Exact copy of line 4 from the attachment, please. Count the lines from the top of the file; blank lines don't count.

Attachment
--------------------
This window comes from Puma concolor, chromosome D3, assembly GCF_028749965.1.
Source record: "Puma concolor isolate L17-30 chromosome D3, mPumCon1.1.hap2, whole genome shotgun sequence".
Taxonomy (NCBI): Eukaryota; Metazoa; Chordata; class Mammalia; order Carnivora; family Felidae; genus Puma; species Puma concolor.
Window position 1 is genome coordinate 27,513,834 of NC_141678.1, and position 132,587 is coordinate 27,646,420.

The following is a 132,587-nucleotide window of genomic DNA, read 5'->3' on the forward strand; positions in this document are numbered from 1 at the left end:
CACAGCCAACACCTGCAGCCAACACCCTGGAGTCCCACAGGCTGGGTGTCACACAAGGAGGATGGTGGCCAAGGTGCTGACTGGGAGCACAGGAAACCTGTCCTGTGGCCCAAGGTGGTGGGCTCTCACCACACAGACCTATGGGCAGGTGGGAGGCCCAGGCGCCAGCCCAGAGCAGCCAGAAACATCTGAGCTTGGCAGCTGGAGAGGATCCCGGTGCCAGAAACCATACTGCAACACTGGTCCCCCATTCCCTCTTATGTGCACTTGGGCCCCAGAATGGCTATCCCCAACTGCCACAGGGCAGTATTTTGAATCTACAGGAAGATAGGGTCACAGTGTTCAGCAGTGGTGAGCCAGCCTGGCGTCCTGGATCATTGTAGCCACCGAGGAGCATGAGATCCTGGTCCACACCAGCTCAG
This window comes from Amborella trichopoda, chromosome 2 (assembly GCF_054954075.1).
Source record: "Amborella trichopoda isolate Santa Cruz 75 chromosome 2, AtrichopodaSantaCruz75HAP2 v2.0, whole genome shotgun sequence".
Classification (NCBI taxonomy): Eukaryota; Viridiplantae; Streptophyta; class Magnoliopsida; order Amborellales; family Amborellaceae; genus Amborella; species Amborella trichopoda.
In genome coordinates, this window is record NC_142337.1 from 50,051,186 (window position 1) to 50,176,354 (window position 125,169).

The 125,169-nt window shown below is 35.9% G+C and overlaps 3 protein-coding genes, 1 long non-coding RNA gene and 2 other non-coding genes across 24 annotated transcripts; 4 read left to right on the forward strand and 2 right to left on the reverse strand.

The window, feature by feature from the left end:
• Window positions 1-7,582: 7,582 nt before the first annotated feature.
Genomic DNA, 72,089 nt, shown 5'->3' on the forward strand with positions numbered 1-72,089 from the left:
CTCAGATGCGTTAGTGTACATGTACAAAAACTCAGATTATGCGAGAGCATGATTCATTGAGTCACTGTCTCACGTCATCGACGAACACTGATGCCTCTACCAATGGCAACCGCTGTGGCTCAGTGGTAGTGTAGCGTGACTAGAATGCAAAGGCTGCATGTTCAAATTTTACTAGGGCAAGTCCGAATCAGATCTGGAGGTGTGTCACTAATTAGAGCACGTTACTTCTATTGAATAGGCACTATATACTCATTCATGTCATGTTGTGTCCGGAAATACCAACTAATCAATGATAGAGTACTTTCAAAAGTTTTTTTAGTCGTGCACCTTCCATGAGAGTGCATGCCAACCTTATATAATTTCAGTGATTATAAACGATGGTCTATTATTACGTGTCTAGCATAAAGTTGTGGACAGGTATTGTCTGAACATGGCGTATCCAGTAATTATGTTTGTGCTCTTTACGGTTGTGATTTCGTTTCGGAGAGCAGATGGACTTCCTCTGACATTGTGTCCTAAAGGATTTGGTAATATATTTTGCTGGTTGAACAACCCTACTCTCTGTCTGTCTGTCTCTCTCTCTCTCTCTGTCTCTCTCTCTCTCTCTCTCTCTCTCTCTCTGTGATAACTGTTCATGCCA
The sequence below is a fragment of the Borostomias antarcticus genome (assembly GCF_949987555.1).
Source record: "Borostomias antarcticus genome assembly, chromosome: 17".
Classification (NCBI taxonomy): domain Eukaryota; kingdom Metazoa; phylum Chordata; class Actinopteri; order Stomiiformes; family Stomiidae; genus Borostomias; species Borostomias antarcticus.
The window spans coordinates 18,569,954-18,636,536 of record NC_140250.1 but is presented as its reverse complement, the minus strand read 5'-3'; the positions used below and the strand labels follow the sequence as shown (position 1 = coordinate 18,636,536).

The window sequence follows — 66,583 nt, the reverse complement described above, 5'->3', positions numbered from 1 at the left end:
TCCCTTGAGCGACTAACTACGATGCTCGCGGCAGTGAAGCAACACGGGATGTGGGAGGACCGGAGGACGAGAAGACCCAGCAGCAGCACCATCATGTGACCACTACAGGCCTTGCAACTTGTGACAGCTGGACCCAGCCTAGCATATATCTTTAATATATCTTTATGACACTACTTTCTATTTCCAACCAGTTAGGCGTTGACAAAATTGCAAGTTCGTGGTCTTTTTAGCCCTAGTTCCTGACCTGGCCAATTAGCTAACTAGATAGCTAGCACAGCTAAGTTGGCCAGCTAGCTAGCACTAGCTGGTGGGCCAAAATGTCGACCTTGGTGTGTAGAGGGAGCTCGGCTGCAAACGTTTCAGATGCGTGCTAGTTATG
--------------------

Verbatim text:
Window position 1 is genome coordinate 27,513,834 of NC_141678.1, and position 132,587 is coordinate 27,646,420.